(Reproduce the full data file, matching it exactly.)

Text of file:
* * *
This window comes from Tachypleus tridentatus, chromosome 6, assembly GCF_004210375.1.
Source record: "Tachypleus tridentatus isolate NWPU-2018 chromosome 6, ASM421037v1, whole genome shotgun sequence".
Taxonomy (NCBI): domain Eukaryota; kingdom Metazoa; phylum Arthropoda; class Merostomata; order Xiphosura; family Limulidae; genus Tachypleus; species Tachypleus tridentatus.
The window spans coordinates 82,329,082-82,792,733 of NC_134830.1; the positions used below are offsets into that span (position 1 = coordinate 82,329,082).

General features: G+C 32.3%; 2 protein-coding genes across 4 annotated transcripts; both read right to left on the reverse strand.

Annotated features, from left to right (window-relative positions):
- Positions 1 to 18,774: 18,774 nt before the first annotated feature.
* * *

This window comes from Tachypleus tridentatus, chromosome 6, assembly GCF_004210375.1.
Source record: "Tachypleus tridentatus isolate NWPU-2018 chromosome 6, ASM421037v1, whole genome shotgun sequence".
Taxonomy (NCBI): domain Eukaryota; kingdom Metazoa; phylum Arthropoda; class Merostomata; order Xiphosura; family Limulidae; genus Tachypleus; species Tachypleus tridentatus.
The window spans coordinates 82,329,082-82,792,733 of NC_134830.1; the positions used below are offsets into that span (position 1 = coordinate 82,329,082).

General features: G+C 32.3%; 2 protein-coding genes across 4 annotated transcripts; both read right to left on the reverse strand.

Annotated features, from left to right (window-relative positions):
- Positions 1 to 18,774: 18,774 nt before the first annotated feature.